Prague’s Jewish quarter is one of the city’s most ancient districts, home to Europe’s oldest active synagogue, teeming with tourists on any given day. But aside from King Solomon’s, a local institution serving bagels and pastrami since the nineties, the area surrounding Široka and Maiselova streets is starved for authentic eats — something that’s slowly begun to change.
Two newly opened restaurants are not only bringing new dining options to the heart of Josefov but reconnecting the area with its culinary heritage.
A Tel-Aviv concept reimagined for Prague
Open on Maiselova street since late 2019, Whiskey Restaurant, Bar & Museum is the world’s second branch of the kosher Tel-Aviv restaurant of the same name which occupies 950 square meters in that city’s Sarona district.
“Whiskey is quite popular in Israel because it’s kosher,” says Shota Koblianidze, the restaurant’s whiskey sommelier.
Koblianidze who hails from a Georgian wine-producing family helped to start the original Whiskey bar in Tel Aviv in 2016 and was instrumental in the opening of its Prague branch. Was it important for the owners to set up shop on the street of Kafka’s birthplace and the Golem’s attic?
“Let’s just say it wasn’t disputed,” says Koblianidze who adds that choice of location was largely based on the Czech capital’s vast historic appeal. “Prague as a city is in itself equivalent to a museum on an unimaginable scale.”
An Israeli architect designed the Czech franchise, an underground space that Koblianidze says “communicates a certain Prague ambiance.” Native touches include wooden tables styled after those found in traditional Israeli wineries.
While the food here isn’t kosher, the Prague menu offers a close replica to that of its Tel-Aviv sibling (just fewer tomatoes and more potatoes). “The recipes come from a kosher menu but are adapted to the European palette by size and taste preferences,” says Koblianidze.
The menu centers on fish and dry-aged steaks grilled over charcoal, complemented by wine (including Israeli labels), whiskey-infused cocktails, and a staggering 1,000 whiskeys representing practically every notable distiller in the world. Classic Irish and Scottish distillers as well as craft distillers from Israel, India, Japan, and, the Czech Republic can be sampled via themed “tasting journeys.” Diners can purchase bottles to take home.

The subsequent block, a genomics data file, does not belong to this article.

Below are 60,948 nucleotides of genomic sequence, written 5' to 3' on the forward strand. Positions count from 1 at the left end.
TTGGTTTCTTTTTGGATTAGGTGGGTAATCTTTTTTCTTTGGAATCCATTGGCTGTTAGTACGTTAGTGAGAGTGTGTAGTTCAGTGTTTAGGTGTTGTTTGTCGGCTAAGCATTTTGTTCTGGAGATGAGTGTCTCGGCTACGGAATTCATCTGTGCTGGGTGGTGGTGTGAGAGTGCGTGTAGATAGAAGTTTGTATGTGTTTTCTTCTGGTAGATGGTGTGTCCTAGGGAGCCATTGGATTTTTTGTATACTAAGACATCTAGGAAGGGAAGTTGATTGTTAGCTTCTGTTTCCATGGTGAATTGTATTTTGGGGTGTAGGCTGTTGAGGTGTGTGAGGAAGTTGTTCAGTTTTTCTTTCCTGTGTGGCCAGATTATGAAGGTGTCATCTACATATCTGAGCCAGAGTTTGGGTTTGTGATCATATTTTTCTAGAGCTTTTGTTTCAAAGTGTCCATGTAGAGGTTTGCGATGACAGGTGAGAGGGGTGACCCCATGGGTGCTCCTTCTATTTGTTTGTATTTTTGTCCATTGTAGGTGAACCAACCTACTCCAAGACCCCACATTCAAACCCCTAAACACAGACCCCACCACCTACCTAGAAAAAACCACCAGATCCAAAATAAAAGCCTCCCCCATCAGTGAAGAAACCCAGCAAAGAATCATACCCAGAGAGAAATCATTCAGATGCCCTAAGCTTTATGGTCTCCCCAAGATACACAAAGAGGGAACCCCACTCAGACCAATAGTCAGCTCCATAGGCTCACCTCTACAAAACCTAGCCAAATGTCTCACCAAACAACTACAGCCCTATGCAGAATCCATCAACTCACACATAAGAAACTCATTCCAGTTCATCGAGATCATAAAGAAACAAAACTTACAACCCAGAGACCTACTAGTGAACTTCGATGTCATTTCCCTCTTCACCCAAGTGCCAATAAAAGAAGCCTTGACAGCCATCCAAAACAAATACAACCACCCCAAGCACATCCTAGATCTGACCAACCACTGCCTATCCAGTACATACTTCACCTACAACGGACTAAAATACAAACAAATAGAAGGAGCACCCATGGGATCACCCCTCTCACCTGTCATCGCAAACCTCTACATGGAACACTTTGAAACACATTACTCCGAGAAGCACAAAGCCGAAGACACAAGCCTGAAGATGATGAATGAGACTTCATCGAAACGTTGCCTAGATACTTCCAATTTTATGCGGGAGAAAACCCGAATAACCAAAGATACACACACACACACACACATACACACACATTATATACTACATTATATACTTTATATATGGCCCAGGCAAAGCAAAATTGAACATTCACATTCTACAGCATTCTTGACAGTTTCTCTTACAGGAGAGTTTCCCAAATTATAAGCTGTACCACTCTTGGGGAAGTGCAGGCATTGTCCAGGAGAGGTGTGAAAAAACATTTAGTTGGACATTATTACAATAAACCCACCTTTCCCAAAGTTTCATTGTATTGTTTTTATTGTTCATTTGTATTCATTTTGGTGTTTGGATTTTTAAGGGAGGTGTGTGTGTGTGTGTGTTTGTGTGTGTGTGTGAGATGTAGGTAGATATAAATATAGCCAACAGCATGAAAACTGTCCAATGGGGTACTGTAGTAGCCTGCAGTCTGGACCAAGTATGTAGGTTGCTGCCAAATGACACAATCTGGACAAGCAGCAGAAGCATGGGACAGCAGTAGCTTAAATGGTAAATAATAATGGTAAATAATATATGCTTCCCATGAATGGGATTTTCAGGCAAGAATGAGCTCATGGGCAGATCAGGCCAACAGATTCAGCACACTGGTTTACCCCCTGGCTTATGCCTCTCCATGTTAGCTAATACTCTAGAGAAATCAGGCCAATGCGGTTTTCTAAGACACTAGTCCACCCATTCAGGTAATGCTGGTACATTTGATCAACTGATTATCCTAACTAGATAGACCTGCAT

The restaurant aims to create a bridge not only between cultures but between food and whiskey, even incorporating the spirit into desserts and aioli. “It’s rare to find someone who won’t like at least one of these whiskeys,” says Koblianidze, who adds, “If you come for the food stay for the whiskey, if you come from the whiskey stay for the food.”
Hummus by way of Jerusalem
The nearby Hummus Bar at Široká and Maiselova occupies one of the Jewish quarter’s busiest tourist junctions. The space is owned by Kafka Food Snob but was taken over by Avi Ben Perets in late 2019. The Hummus Bar founder and former owner of Nofech Patisserie in Vršovice, says location was everything for his second venture.
“After Nofech, we knew we wanted to have something in the center of Prague,” he says. “In the meantime we [opened a stand] at Manifesto and it was a big success, and then this place opened and it’s perfect because its right in the middle of the Jewish quarter.” While tourists make up a sizeable part of its clientele a number of locals know The Hummus Bar from Manifesto Market.
“About 60-70 percent of our customers are tourists but at least 30 percent are locals so we didn’t want to exaggerate with the prices,” says Perets.
The rebuilt kitchen, bar, and new sign weren’t the only adjustments to the Kafka space. Perets has created a vibrant menu of Mediterranean flavors that feel right at home amid the Italian-designed decor.
The mainstay menu item is ten different varieties of hummus, including a signature Jerusalem hummus with fresh parsley and zesty lemon, all served with pillowy pita halves and pickles. Six kinds of shakshuka, baked cauliflower, and eggplant with pine nuts and pomegranate aren’t exactly your average tourist-zone fare.
Vegetarians and vegan options abound as do Moroccan sausage, and a spicy Jerusalem kebab of beef and lamb. A traditional Israeli breakfast of eggs, salad, olives, and labneh cheese is also on the menu; Friday evenings bring complementary shots of arak, an Israeli spirit similar to Ouzo. Food is discounted daily between 4pm-8pm.
“Israelis and Jewish people who come to us will immediately recognize these flavors,” says Perets, who adds that he ate many of these dishes as a child. “But of course the food is for everyone.”
Whiskey Restaurant, Bar & Museum
Open Monday-Friday 11:30pm-12am; Saturday 6pm-12pm
The Hummus Bar
Open Monday-Friday 10am-8pm; Saturday-Sunday from 10am-8pm
What are your favorite places to dine in Prague’s historic districts?